Companies (and individuals) will thus increasingly have access to specific financial solutions and products to anticipate and adapt to climate change. Hence reducing their potential vulnerabilities against climate risks while also actively contributing to the financing of projects and investments that support the green transition.

As a result, we expect an increased wave of financial innovation in this field in the coming years.

4. What are your expectations for the future regarding climate risk management practices and the associated challenges?

The future management of climate change risks introduces many subtle complexities, one of which revolves around the time component associated with climate risk.

In many industries, including banking for instance, business models are usually designed to span over 5-10 years. Profiling the impact of climate change and strategizing for a much longer timeframe, of 15-20 years, poses significant challenges due to high levels of associated uncertainty. Availability of data and predictability of climate scenarios make it difficult to integrate climate considerations in a “classical” business model, just like integration of new technologies and innovative solutions developed to mitigate and address climate change.

Yet, the area of scientific analysis of climate change is progressing extremely fast, with relevant methodologies and data constantly emerging for use in risk management frameworks. We therefore expect companies to gradually enhance their capacity to fully embed climate risks into their risk management practices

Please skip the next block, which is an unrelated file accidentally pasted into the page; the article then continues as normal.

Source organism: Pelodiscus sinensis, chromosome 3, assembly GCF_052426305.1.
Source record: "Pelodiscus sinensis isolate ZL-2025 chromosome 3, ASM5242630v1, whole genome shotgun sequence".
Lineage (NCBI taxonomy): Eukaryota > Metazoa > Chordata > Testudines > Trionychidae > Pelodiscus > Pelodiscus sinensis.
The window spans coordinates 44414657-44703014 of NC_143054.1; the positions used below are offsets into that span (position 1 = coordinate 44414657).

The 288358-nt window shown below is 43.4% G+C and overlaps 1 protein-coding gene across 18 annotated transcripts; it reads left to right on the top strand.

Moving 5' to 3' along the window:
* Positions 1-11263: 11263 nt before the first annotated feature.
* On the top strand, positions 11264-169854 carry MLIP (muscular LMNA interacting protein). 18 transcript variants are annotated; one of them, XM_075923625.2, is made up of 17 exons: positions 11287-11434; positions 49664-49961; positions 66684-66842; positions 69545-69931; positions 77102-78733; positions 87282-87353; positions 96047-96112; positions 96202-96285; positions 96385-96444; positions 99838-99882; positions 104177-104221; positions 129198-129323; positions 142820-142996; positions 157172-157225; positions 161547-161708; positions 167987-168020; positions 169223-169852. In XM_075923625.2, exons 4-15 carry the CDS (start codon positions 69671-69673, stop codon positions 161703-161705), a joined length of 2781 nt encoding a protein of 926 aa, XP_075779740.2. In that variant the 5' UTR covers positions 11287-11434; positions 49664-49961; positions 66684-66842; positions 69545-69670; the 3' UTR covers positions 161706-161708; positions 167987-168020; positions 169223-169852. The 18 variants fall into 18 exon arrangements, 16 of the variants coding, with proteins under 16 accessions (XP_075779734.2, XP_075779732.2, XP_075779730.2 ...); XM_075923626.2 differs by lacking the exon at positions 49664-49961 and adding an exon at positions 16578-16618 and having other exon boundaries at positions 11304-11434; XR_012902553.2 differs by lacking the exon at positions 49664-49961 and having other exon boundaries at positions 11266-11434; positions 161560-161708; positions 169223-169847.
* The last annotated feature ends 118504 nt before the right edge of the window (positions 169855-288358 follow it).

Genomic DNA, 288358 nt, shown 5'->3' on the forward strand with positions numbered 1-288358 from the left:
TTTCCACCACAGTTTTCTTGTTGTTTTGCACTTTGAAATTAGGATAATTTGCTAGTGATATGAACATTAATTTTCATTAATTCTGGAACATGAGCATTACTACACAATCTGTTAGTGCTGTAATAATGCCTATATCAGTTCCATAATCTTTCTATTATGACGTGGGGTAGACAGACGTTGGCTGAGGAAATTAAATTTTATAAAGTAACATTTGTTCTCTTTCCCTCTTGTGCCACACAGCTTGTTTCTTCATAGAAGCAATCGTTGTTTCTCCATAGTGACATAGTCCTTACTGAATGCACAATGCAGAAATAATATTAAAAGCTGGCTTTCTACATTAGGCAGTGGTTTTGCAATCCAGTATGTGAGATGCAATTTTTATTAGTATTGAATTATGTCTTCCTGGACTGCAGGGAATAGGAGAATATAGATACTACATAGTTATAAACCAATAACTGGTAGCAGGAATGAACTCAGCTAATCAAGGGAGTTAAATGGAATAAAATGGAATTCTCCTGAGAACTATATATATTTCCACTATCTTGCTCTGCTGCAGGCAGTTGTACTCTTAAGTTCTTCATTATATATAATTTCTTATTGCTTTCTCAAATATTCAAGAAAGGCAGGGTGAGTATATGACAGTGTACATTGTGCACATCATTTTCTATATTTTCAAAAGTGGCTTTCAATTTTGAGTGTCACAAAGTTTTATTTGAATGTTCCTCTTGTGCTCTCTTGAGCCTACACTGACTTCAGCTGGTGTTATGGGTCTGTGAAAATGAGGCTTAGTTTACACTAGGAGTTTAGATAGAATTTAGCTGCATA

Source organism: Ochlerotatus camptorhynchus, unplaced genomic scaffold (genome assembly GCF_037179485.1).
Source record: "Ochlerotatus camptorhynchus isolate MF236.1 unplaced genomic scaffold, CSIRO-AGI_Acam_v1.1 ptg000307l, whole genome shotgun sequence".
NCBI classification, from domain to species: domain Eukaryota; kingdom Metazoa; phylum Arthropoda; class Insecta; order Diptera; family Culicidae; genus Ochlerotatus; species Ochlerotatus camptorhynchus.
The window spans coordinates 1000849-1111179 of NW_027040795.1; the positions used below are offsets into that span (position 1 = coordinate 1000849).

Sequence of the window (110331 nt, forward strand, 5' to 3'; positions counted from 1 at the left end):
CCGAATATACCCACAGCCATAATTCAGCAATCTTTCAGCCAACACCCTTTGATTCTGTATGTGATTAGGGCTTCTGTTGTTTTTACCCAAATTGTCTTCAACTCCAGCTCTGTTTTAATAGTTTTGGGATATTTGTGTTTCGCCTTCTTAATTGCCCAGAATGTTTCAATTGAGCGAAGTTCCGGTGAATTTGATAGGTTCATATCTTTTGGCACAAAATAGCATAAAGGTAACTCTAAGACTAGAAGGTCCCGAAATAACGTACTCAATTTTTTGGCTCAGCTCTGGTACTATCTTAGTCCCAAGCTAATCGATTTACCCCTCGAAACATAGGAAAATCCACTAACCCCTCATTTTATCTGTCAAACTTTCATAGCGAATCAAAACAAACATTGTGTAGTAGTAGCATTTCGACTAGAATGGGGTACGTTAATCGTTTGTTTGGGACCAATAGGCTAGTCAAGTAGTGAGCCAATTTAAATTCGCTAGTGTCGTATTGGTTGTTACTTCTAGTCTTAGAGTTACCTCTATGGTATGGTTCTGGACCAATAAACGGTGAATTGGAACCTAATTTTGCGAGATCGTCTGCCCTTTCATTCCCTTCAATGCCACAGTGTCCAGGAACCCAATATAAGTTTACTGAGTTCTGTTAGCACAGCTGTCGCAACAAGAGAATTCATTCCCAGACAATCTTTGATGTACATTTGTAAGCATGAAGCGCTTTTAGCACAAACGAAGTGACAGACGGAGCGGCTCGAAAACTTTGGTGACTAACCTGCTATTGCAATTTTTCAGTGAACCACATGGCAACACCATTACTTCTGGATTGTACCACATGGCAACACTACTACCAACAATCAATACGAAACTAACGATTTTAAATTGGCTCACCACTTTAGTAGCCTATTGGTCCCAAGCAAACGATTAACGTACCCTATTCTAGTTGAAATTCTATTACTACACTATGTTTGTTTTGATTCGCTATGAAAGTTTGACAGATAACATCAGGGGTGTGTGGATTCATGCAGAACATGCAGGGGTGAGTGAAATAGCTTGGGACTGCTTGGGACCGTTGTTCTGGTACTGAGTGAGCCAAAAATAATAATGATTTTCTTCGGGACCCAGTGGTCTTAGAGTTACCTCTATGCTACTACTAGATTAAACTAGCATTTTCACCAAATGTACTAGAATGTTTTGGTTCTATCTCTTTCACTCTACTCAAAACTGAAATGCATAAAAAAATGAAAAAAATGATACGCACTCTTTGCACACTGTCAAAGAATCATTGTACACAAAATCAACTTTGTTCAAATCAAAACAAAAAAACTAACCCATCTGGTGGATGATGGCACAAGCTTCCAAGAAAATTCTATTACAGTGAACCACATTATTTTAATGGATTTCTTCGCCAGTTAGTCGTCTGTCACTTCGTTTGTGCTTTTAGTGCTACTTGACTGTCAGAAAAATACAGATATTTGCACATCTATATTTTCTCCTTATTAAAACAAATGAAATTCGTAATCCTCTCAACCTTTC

At Deloitte, we are committed to facilitating solutions to these challenges. Three years ago, we established a collective platform - the MOMENTUM conference – which aims to stimulate active engagement and open dialogue among stakeholders focusing on climate change and environmental risks. By providing a forum, we can help all participants deepen their understanding and develop effective strategies to manage these issues.

5 useful tips for companies when developing climate risk management framework?

  1. Integrate climate risks into company strategy: climate risks should be integrated into overall company strategy and should not be seen as a separate issue, but rather as something that can have implications for all aspects of the business.
  2. Consider that climate risk is muti-faceted. One key characteristic of climate risk is the multiple forms it can take and the various time horizons it covers: ensure to adopt a comprehensive perspective.
  3. Data is key. Internal climate-risk data is often scarce, requiring detailed evaluation of external sources to obtain the right data for your specific needs.
  4. Stakeholder engagement. Engage with internal and external stakeholders throughout the process, including employees from various business functions (not only risk management), customers, and regulators.
  5. See this as a journey. Climate is not a one-time activity but rather as something that should be reviewed and improved regularly as climate science and regulations evolve.

About the blog:


There is an urgent need for rapid transition to global sustainability. Business and industry have enormous social and environmental impacts. "Why does it matter?" is a bi-monthly blog that aims to elucidate this important topic through the eyes of our experts.